Featured Image Credit: Harbor Breeze Cruises/Erik Combs
Dana Point has been attracting migrating whales left and right. After a pod of gray whales swam through its waters, a killer whale MEGAPOD appeared on the scene just last Wednesday.
According to reports, this is the first orca showing of this ecotype since last January in Orange County. The arrival of about 50 orca whales coincides with the long standing migration of thousands of gray whales, who are trading in their Arctic feeding grounds for a warmer nursery near Mexico.
The first gray whale trickled in last Tuesday with several more following in its wake on Wednesday. The pod of offshore killer whales made major waves because they’re a mysterious shark-eating species who are typically spotted off of British Columbia.
Newport Landing Whale Watching‘s Jessica Roame posted on Facebook, “WOW, what a day! I was lucky enough to be on the water this morning to encounter these VERY RARE Offshore Orcas,” and she continued, “A pod of 8 killer whales stayed with us and cruised up the beach.”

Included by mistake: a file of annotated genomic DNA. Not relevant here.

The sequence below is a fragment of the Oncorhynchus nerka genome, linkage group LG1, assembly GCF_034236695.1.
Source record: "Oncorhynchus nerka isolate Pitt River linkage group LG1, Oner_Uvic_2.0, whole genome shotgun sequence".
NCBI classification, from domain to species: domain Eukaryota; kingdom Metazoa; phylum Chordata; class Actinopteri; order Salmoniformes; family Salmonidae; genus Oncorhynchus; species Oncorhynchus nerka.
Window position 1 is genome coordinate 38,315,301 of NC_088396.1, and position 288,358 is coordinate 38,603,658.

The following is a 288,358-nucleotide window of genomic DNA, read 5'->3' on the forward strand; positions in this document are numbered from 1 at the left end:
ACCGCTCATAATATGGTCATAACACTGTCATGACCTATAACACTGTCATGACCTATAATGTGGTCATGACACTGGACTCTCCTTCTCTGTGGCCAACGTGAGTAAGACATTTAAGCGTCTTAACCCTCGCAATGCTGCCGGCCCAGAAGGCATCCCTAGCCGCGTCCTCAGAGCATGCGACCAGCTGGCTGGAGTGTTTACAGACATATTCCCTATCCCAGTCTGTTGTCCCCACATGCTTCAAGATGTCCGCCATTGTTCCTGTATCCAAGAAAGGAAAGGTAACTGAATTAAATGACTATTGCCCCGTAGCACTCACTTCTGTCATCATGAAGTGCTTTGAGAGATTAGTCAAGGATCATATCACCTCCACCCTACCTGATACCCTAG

A prominent killer whale researcher named Alisa Schulman-Janiger was able to identify the offshore killer whales by inspecting a photo of a particular orca male. The male was nicknamed Scoopfin in 1995 when he was first photographed. In an interview with GrindTV, Alisa commented, “We don’t see them very often, and not a lot is known about them. We’ll sometimes go 8 or 10 years without a sighting of various individuals. So it was a very exciting opportunity to go out and try to get IDs.”
Little is known about this particular orca ecotype because they typically stick to deeper waters where they can prey on sleeper sharks, tuna, opah, and other pelagic fishes. Offshore killer whales were first documented in Monterey Bay in 1992 and have since been seen off the coasts of Alaska, Washington, and British Columbia.
As soon as the sightings were made several whale watching companies were dispatched. Mark Girardeau from Newport Coastal Adventures managed to capture some incredible footage, and lucky for us, he posted the encounter on Facebook:
Read about other offshore orca encounters on GrindTV.